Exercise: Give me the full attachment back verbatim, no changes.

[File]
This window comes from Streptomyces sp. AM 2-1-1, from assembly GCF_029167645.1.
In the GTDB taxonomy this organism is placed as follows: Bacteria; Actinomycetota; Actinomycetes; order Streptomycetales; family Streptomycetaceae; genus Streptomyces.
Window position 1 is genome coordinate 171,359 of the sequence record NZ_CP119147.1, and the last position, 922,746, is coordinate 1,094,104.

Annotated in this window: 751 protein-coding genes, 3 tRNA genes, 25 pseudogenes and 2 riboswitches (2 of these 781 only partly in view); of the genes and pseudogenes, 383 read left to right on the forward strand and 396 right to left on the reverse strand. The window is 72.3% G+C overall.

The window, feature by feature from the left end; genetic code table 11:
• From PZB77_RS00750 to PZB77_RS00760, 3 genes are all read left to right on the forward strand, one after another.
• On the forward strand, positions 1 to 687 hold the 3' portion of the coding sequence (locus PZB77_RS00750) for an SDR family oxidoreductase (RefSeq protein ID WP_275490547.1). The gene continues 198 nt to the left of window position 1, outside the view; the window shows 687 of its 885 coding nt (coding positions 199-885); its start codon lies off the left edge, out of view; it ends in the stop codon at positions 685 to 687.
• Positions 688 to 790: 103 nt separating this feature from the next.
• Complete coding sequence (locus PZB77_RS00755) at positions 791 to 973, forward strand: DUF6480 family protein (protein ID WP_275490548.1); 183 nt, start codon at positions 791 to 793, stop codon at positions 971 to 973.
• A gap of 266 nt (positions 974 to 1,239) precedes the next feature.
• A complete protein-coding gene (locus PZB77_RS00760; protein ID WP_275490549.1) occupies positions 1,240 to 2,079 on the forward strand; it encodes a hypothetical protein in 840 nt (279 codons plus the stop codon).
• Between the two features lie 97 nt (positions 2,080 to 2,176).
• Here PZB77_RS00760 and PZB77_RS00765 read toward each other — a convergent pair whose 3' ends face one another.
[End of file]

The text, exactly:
This window comes from Streptomyces sp. AM 2-1-1, from assembly GCF_029167645.1.
In the GTDB taxonomy this organism is placed as follows: Bacteria; Actinomycetota; Actinomycetes; order Streptomycetales; family Streptomycetaceae; genus Streptomyces.
Window position 1 is genome coordinate 171,359 of the sequence record NZ_CP119147.1, and the last position, 922,746, is coordinate 1,094,104.

Annotated in this window: 751 protein-coding genes, 3 tRNA genes, 25 pseudogenes and 2 riboswitches (2 of these 781 only partly in view); of the genes and pseudogenes, 383 read left to right on the forward strand and 396 right to left on the reverse strand. The window is 72.3% G+C overall.

The window, feature by feature from the left end; genetic code table 11:
• From PZB77_RS00750 to PZB77_RS00760, 3 genes are all read left to right on the forward strand, one after another.
• On the forward strand, positions 1 to 687 hold the 3' portion of the coding sequence (locus PZB77_RS00750) for an SDR family oxidoreductase (RefSeq protein ID WP_275490547.1). The gene continues 198 nt to the left of window position 1, outside the view; the window shows 687 of its 885 coding nt (coding positions 199-885); its start codon lies off the left edge, out of view; it ends in the stop codon at positions 685 to 687.
• Positions 688 to 790: 103 nt separating this feature from the next.
• Complete coding sequence (locus PZB77_RS00755) at positions 791 to 973, forward strand: DUF6480 family protein (protein ID WP_275490548.1); 183 nt, start codon at positions 791 to 793, stop codon at positions 971 to 973.
• A gap of 266 nt (positions 974 to 1,239) precedes the next feature.
• A complete protein-coding gene (locus PZB77_RS00760; protein ID WP_275490549.1) occupies positions 1,240 to 2,079 on the forward strand; it encodes a hypothetical protein in 840 nt (279 codons plus the stop codon).
• Between the two features lie 97 nt (positions 2,080 to 2,176).
• Here PZB77_RS00760 and PZB77_RS00765 read toward each other — a convergent pair whose 3' ends face one another.